The company who operates summer camp photo and video gallery Bunk1.com faces a proposed class action that alleges it has unlawfully collected, stored, used and disclosed the sensitive biometric information of some Illinois residents.
The 21-page lawsuit against AckerCamps.com LLC claims the company, whose Bunk1 website partners with summer camps across the United States and Canada to “offer families a simple way of staying connected with their campers,” has violated the Illinois Biometric Information Privacy Act (BIPA), a state law that governs private entities who deal with biometric information such as facial scans, fingerprints and voiceprints.
Bunk1.com is advertised by AckerCamps.com LLC as equipped with facial recognition software that sends a notification whenever a photo of a specific person is posted. For the defendant’s system to work, the case says, users must upload a high-resolution, close-up profile photo of a specific person, so the website’s facial recognition software can identify their facial geometry and detect possible matches within its online photo galleries.
Bunk1.com’s online photo galleries function, at least in part, by scanning, collecting, storing and using consumers’ facial biometrics, including those of counselors, staff, siblings, parents and other people aside from campers who appear in uploaded photos, the suit states.
According to the complaint, “[t]his exposes Defendant’s customers, potential customers, as well as any person in the camp’s photos, including Plaintiffs, to serious and irreversible privacy risks.”
“For example, if a biometric database is hacked, breached, or otherwise exposed – such as in the recent Equifax data breach – consumers have no means by which to prevent identity theft, unauthorized tracking, and other improper or unlawful use of this information.”
The BIPA mandates that companies such as AckerCamps.com LLC obtain a written release from an individual prior to capturing, collecting and/or storing their biometric information, the lawsuit stresses.
The law also obligates the defendant to inform potential customers in writing that a biometric identifier or biometric information is being collected or captured, as well as how long it will store their biometric data and any purposes for which it is being captured, the complaint relays. Lastly, the defendant by law must make available a written policy disclosing when it will permanently destroy the biometric information it has collected, the suit says.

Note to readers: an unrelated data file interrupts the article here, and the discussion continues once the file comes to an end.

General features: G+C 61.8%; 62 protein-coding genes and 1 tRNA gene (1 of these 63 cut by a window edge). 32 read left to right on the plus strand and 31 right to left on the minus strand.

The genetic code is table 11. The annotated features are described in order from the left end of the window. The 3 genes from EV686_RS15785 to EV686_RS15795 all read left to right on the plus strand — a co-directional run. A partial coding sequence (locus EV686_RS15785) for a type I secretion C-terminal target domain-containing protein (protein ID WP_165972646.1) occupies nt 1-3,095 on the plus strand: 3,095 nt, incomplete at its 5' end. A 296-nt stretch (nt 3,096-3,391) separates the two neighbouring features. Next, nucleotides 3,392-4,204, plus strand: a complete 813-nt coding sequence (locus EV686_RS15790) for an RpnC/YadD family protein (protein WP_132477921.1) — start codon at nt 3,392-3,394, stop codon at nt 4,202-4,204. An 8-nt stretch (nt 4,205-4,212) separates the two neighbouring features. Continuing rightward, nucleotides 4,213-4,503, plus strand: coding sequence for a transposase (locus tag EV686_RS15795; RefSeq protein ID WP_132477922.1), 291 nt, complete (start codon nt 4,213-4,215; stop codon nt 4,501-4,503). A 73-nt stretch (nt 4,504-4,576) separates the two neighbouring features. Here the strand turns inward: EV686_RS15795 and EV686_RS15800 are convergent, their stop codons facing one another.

“BIPA makes all of these requirements a precondition to the collection or recording of face geometry scans, or other associated biometric information. Under the Act, no biometric identifiers or biometric information may be captured, collected, purchased, or otherwise obtained if these pre-capture, pre-collection, pre-storage, or pre-obtainment requirements are not met.”
AckerCamps.com LLC has captured, collected or otherwise obtained the biometric identifiers of Illinois consumers without properly obtaining a written executed release, and without making the required disclosures concerning collection, storage, use, and destruction, the lawsuit alleges. The company also lacks retention schedules and guidelines for permanently destroying the data, and “has not and will not destroy” the information as required by the BIPA, the suit claims.
The case looks to cover all persons who had their biometric identifiers, facial geometry, faceprints or facial data captured, collected, or received by AckerCamps.com LLC while residing in Illinois within the last five years and until a class is certified in the lawsuit.
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